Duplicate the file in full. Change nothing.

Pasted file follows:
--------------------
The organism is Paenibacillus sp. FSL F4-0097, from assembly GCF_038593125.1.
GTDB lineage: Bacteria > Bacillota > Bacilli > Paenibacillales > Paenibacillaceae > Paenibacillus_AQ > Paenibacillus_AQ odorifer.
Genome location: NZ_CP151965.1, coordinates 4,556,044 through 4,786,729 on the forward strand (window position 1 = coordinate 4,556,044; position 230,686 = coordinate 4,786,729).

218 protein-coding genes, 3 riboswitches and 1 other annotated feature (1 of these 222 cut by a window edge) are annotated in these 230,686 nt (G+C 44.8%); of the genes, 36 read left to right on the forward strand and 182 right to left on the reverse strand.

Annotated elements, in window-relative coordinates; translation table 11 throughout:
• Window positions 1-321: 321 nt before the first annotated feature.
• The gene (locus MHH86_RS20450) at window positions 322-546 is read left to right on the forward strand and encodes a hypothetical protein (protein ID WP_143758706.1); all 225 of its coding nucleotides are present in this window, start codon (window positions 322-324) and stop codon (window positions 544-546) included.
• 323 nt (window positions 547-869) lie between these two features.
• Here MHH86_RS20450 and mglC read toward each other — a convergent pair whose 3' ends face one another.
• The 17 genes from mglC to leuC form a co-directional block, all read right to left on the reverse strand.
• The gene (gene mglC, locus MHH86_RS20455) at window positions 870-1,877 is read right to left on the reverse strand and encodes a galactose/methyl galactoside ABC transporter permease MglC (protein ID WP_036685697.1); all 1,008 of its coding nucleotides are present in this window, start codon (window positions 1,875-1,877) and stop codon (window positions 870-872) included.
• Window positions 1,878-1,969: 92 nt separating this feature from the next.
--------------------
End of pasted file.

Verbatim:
The organism is Paenibacillus sp. FSL F4-0097, from assembly GCF_038593125.1.
GTDB lineage: Bacteria > Bacillota > Bacilli > Paenibacillales > Paenibacillaceae > Paenibacillus_AQ > Paenibacillus_AQ odorifer.
Genome location: NZ_CP151965.1, coordinates 4,556,044 through 4,786,729 on the forward strand (window position 1 = coordinate 4,556,044; position 230,686 = coordinate 4,786,729).

218 protein-coding genes, 3 riboswitches and 1 other annotated feature (1 of these 222 cut by a window edge) are annotated in these 230,686 nt (G+C 44.8%); of the genes, 36 read left to right on the forward strand and 182 right to left on the reverse strand.

Annotated elements, in window-relative coordinates; translation table 11 throughout:
• Window positions 1-321: 321 nt before the first annotated feature.
• The gene (locus MHH86_RS20450) at window positions 322-546 is read left to right on the forward strand and encodes a hypothetical protein (protein ID WP_143758706.1); all 225 of its coding nucleotides are present in this window, start codon (window positions 322-324) and stop codon (window positions 544-546) included.
• 323 nt (window positions 547-869) lie between these two features.
• Here MHH86_RS20450 and mglC read toward each other — a convergent pair whose 3' ends face one another.
• The 17 genes from mglC to leuC form a co-directional block, all read right to left on the reverse strand.
• The gene (gene mglC, locus MHH86_RS20455) at window positions 870-1,877 is read right to left on the reverse strand and encodes a galactose/methyl galactoside ABC transporter permease MglC (protein ID WP_036685697.1); all 1,008 of its coding nucleotides are present in this window, start codon (window positions 1,875-1,877) and stop codon (window positions 870-872) included.
• Window positions 1,878-1,969: 92 nt separating this feature from the next.